Hearts is a trick
-taking card game best played with four players
. If three or five play, one may even the deck by removing the ♣2 and/or ♦2, or placing the remaining cards in the middle after each deal
, to be taken by the player who takes the first trick.
The object of the game is to not take any hearts in tricks. Before each hand, all players ante. If one players takes all thirteen hearts, the pot stands. Otherwise, whoever took no hearts takes the pot, splitting it evenly if two people did so.
Such is the traditional method of playing Hearts, although the game today is known by its modern variants. In these games, the object is take as few points as possible, with each heart being counted as one point. Games are typically played to a point limit; when a player goes over a certain number of points, the player with the lowest score is considered the winner. One may also play to a time limit or for money. When playing for money, at the end of the night all players' scores are averaged, with players putting into the pot a set amount per point they have over the average, or taking out that amount for each point under.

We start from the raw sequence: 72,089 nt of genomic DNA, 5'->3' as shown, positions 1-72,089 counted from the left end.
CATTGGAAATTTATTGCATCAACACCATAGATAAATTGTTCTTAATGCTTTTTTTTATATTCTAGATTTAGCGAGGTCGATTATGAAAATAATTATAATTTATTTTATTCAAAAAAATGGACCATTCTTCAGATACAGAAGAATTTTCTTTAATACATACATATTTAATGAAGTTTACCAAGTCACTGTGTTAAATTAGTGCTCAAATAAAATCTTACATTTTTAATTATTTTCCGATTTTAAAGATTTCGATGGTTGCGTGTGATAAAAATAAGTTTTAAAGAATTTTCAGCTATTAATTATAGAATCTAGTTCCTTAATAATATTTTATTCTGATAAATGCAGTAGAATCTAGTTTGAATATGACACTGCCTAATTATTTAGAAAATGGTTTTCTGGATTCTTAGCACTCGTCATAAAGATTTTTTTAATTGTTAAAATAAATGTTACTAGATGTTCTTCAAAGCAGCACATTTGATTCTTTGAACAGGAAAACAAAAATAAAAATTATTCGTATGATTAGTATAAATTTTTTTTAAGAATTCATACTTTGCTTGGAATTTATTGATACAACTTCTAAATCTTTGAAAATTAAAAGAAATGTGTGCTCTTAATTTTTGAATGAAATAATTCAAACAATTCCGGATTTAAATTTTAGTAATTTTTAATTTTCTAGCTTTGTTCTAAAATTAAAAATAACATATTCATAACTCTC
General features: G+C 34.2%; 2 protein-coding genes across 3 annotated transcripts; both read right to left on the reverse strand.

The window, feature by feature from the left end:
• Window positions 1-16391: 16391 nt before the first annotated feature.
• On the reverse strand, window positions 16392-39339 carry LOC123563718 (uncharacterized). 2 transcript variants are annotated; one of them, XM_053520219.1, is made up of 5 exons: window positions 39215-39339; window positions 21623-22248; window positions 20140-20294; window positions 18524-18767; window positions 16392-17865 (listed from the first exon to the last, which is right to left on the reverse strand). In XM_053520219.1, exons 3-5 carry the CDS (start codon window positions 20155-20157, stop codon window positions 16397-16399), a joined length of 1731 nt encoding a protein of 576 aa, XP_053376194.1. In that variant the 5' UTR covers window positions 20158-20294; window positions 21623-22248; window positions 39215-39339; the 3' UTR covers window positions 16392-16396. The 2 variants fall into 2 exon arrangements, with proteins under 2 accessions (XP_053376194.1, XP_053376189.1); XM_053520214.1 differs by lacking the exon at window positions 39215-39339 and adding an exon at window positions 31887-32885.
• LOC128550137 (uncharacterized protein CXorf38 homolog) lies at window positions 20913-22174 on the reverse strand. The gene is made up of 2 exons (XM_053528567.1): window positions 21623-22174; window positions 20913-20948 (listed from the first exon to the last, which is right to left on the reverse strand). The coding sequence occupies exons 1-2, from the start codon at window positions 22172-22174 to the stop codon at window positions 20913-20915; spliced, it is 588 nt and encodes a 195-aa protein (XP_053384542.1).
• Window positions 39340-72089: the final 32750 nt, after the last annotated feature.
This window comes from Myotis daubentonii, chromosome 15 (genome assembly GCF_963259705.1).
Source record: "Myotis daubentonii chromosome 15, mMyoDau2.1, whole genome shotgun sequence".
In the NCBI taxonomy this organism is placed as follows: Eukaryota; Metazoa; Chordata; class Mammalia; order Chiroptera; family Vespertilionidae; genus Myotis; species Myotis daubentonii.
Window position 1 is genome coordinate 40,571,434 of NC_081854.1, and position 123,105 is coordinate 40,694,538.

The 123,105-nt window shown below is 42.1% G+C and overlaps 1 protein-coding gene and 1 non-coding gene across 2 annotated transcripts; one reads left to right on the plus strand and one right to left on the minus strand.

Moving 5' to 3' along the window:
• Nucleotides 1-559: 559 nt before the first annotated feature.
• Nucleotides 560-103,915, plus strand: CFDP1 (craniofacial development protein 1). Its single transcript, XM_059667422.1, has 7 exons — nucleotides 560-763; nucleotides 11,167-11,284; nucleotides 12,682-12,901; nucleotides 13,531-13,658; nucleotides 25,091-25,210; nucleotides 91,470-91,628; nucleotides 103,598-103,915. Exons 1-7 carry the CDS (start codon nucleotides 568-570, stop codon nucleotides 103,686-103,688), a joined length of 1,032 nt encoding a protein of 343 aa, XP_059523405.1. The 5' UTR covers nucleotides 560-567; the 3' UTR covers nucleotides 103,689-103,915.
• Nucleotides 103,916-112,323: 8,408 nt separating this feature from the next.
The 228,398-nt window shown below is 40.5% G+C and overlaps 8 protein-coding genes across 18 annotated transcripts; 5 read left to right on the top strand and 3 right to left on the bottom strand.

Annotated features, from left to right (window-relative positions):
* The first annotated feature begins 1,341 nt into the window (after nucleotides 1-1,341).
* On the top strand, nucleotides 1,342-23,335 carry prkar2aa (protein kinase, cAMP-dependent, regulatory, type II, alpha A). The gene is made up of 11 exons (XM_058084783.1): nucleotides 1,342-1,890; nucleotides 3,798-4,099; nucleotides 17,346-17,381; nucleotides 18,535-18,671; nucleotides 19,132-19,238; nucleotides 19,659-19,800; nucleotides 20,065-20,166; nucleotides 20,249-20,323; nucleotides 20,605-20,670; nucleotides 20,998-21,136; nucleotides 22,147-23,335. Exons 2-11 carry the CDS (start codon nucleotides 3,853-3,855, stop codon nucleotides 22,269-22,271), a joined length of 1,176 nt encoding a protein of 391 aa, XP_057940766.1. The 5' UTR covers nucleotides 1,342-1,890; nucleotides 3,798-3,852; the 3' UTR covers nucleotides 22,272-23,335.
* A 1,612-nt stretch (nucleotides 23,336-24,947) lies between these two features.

Black Lady (usually just called "Hearts")
In Black Lady, the Queen of Spades (also called Black Lady, Black Mariah or a number of other colorful names) counts thirteen points for the person taking it. If a player takes all thirteen hearts and the ♠Q, they have "shot the moon," and have the choice of either adding 26 to everyone else's score, or subtracting 26 from their own.
Omnibus Hearts (aka New York Hearts, aka Hearts)
In Omnibus Hearts, the same rules as in Black Lady apply, but the ♦10 (sometimes the ♦J) counts -10 points for the taker. To shoot the moon, one must take all the hearts the ♠Q, and the ♦10.
Hearts for six or more people, uses two decks. Cards may be removed to make an even number. In Cancellation Hearts, if identical cards are played on a trick, they cancel each other out, and neither one is able to win the trick. If all cards played cancel out, then they are left on the table. The person with the lead retains it, and the cards are taken by the person who takes the next trick.